If people thought that a golf course advertising a $9.11 special on 9/11 was cause for uproar, then this post on the Los Angeles Lakers' official Twitter account is sure to result in a few angry phone calls and emails:
The post has already been deleted , but thankfully Deadspin preserved the screen grab you see above before it could be erased from the Internet. I'm not so sure what the Lakers were going for, but their approach to the 9/11 tribute was certainly original.
The Lakers weren't the only NBA team to take an unconventional approach to remembering 9/11, though. The Phoenix Suns posted their own #NEVERFORGET photo featuring their gorilla mascot. Like the Lakers, the Suns deleted their post, but at least theirs included an American flag:
And then there was Knicks swingman J.R. Smith, who certainly meant well when he posted this photo to Instagram in honor of 9/11 victims, but probably should have consulted a dictionary before urging fans to "celebrate" the anniversary:
So, a note to other pro sports franchises and their players going forward: Commemorating 9/11 on Twitter is fine, but if you can, for one post, try to make it about the day, not your team. And never hesitate to ask if you don't know what a word means.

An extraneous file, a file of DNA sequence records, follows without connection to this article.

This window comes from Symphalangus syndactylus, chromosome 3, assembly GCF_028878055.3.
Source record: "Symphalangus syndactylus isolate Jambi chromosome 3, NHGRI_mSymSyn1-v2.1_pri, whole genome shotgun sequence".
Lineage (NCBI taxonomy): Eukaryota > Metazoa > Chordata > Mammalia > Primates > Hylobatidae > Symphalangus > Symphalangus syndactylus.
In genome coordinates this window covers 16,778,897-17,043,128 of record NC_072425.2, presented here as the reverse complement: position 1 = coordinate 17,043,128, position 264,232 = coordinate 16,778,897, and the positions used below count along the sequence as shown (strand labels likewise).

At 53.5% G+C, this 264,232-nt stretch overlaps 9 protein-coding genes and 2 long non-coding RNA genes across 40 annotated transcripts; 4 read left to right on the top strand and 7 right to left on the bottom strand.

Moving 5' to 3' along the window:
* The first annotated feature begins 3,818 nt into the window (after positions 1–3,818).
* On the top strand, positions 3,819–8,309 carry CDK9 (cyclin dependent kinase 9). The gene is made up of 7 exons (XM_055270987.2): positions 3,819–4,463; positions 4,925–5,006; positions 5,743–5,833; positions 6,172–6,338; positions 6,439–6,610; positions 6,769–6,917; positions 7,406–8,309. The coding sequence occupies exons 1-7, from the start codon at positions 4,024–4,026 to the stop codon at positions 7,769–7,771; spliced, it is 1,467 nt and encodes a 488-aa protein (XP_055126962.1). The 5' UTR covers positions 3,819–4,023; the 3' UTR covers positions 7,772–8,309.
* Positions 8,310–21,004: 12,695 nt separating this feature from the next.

Update: Lakers spokesman sent an email to USA Today apologizing on behalf of the team for the embarrassing incident.
â€œWe apologize to anyone who took this differently than we intended and were therefore offended by it,â€Â he wrote. â€œWe used a photo of how we commemorated 9/11 in the 2001-02 season, shortly after the tragedy occurred, because we wanted to show our support of what we felt at that time and continue to feel now. Out of respect for the intensely personal nature of how people remember this day, and that we recognize that not everyone understood the intent of our message, we pulled down our tweet and photo. Ultimately, our intent was to honor the spirit of remembering a day that we should all never forget.â€Â